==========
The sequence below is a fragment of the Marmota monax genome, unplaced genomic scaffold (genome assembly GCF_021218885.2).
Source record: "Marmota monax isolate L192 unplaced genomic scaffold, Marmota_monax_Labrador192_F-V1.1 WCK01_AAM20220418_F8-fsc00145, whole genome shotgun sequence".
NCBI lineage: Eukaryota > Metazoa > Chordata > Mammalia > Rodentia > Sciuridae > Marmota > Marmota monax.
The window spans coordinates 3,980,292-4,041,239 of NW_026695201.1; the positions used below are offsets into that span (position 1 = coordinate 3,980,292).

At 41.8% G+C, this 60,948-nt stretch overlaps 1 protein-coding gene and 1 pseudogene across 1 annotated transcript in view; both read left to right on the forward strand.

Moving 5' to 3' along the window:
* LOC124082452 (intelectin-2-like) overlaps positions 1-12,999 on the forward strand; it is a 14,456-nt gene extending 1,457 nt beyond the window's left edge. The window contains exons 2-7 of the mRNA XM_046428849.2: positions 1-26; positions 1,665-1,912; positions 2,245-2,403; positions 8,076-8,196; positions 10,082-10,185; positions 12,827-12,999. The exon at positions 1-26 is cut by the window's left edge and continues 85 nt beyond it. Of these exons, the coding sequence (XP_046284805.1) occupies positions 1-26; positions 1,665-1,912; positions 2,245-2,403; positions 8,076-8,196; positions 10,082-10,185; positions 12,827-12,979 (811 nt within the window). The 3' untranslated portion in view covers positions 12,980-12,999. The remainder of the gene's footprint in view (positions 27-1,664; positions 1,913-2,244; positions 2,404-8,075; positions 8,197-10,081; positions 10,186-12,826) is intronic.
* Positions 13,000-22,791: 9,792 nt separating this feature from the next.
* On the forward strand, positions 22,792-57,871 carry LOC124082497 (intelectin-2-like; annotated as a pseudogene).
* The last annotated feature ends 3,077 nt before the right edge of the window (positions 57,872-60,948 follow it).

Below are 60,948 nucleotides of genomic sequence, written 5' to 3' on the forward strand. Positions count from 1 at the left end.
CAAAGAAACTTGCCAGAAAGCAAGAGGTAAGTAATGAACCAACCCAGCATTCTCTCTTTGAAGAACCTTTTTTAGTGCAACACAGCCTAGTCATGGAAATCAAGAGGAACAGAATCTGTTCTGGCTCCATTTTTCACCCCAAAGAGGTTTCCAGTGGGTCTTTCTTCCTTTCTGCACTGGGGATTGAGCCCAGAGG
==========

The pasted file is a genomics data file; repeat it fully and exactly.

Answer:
The sequence below is a fragment of the Marmota monax genome, unplaced genomic scaffold (genome assembly GCF_021218885.2).
Source record: "Marmota monax isolate L192 unplaced genomic scaffold, Marmota_monax_Labrador192_F-V1.1 WCK01_AAM20220418_F8-fsc00145, whole genome shotgun sequence".
NCBI lineage: Eukaryota > Metazoa > Chordata > Mammalia > Rodentia > Sciuridae > Marmota > Marmota monax.
The window spans coordinates 3,980,292-4,041,239 of NW_026695201.1; the positions used below are offsets into that span (position 1 = coordinate 3,980,292).

At 41.8% G+C, this 60,948-nt stretch overlaps 1 protein-coding gene and 1 pseudogene across 1 annotated transcript in view; both read left to right on the forward strand.

Moving 5' to 3' along the window:
* LOC124082452 (intelectin-2-like) overlaps positions 1-12,999 on the forward strand; it is a 14,456-nt gene extending 1,457 nt beyond the window's left edge. The window contains exons 2-7 of the mRNA XM_046428849.2: positions 1-26; positions 1,665-1,912; positions 2,245-2,403; positions 8,076-8,196; positions 10,082-10,185; positions 12,827-12,999. The exon at positions 1-26 is cut by the window's left edge and continues 85 nt beyond it. Of these exons, the coding sequence (XP_046284805.1) occupies positions 1-26; positions 1,665-1,912; positions 2,245-2,403; positions 8,076-8,196; positions 10,082-10,185; positions 12,827-12,979 (811 nt within the window). The 3' untranslated portion in view covers positions 12,980-12,999. The remainder of the gene's footprint in view (positions 27-1,664; positions 1,913-2,244; positions 2,404-8,075; positions 8,197-10,081; positions 10,186-12,826) is intronic.
* Positions 13,000-22,791: 9,792 nt separating this feature from the next.
* On the forward strand, positions 22,792-57,871 carry LOC124082497 (intelectin-2-like; annotated as a pseudogene).
* The last annotated feature ends 3,077 nt before the right edge of the window (positions 57,872-60,948 follow it).

Below are 60,948 nucleotides of genomic sequence, written 5' to 3' on the forward strand. Positions count from 1 at the left end.
CAAAGAAACTTGCCAGAAAGCAAGAGGTAAGTAATGAACCAACCCAGCATTCTCTCTTTGAAGAACCTTTTTTAGTGCAACACAGCCTAGTCATGGAAATCAAGAGGAACAGAATCTGTTCTGGCTCCATTTTTCACCCCAAAGAGGTTTCCAGTGGGTCTTTCTTCCTTTCTGCACTGGGGATTGAGCCCAGAGG